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Tuesday 02nd of December 2008
February 9, 2007

Markets end week higher; crude oil, precious metals prices up

by Elaine Frei


The Tokyo equities markets made up for Thursday’s declines by gaining substantially on Friday, led by a recovery in the shipping sector and advances in banking. The Nikkei 225 added 1.23 percent on the session to 17,504.33, while the Topix index gained 1.45 percent to close at 1,745.09. However, the tobacco sector suffered sell-offs after Japan Tobacco reduced its full-year profits estimate by 1.9 percent.

In Europe, the FTSE Eurofirst 300 added 0.3 percent over the full week, closing Friday at 1,542.21. The semiconductors sector had a good week, while energy stocks were mixed on bids news and less solid rumors.

London markets were higher as well on Friday and for the full week, ending with a new six-year high for the FTSE 100 and another all-time high for the FTSE 250. The 100 was 0.5 percent higher on Friday and 1.1 percent higher on the week, closing at 6,382.8, while the 250 closed at 11,522.8, up 0.7 percent on the day and 1.6 percent higher over the week. Broker comments drove much of the activity.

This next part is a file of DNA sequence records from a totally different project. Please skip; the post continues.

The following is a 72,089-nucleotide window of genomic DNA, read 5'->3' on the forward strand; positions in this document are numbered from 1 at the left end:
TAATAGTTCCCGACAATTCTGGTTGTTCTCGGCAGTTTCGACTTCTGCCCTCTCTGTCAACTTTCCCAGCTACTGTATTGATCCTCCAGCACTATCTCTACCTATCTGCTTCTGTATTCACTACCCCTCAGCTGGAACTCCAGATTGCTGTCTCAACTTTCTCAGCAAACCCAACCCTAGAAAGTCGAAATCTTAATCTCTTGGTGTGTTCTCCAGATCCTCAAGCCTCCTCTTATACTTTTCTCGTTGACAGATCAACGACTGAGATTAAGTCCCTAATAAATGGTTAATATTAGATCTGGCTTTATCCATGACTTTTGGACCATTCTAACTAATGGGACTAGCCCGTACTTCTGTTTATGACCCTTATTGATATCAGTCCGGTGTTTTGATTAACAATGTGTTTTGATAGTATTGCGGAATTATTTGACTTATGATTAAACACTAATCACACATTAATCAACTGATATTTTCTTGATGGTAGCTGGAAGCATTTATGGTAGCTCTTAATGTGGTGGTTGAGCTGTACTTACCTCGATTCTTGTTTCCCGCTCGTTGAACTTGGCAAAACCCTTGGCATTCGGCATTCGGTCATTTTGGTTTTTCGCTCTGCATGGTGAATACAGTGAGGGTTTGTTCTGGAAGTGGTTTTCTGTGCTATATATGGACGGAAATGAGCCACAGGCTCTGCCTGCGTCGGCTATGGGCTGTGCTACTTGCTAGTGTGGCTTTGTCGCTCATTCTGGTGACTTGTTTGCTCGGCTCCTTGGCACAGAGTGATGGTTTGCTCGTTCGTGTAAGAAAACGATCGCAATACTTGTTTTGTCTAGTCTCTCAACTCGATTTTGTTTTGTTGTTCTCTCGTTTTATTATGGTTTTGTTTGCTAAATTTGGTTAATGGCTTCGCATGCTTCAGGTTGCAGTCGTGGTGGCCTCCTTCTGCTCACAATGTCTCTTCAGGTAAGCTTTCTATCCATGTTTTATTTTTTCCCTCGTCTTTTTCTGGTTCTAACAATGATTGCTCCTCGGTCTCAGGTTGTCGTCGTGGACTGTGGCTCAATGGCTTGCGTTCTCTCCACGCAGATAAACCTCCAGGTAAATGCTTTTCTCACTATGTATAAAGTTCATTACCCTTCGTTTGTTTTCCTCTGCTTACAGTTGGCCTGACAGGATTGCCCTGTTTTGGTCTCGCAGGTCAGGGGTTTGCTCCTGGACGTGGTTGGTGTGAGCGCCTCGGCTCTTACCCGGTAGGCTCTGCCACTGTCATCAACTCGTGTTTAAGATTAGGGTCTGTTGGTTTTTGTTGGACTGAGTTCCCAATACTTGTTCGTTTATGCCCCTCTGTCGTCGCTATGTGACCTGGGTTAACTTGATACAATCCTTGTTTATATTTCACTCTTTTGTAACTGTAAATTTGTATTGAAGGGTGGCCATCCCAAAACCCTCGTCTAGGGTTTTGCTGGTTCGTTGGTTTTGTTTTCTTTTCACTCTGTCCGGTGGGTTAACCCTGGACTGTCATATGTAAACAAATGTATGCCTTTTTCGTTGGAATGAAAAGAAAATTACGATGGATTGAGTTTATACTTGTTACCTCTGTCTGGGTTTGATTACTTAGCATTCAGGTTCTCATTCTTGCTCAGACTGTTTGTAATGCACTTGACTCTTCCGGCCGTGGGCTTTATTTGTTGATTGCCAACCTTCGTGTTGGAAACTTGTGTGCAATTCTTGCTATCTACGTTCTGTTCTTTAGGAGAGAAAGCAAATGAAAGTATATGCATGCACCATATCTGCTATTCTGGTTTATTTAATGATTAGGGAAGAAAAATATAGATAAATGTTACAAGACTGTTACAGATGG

On Wall Street, midday trade saw the Dow Jones Industrial Average and the S&P 500 each 0.1 percent higher, to 12,666.31 and 1,450.34 respectively. By the middle of Friday’s session, the Nasdaq Composite was up 0.4 percent for the week, to 2,487.28. Carmakers General Motors and Ford both saw gains on the day and on the week, but subprime mortgage lenders were down after warnings during the week. The mortgage insurance sector managed to end the week higher, but not as high as they had been before the warnings from HSBC and others.

Crude oil prices were up over the week, was were prices for heating oil and natural gas. Friday’s price for West Texas Intermediate crude rose above $60.00 on Friday, but was not able to maintain that level for long. In other commodities, gold and platinum were both up this week, but base metals were mixed.

The yen, sterling and the Swiss franc were all weaker over the week, while the euro gained versus both the US dollar and sterling. The yen was unsettled all week in anticipation of what would be said about it during the meeting of G7 finance ministers and central bankers this weekend in Germany. European members had been expressing concern about the yen’s weakness recently, but Japan and the US both said that there was no cause to be concerned.

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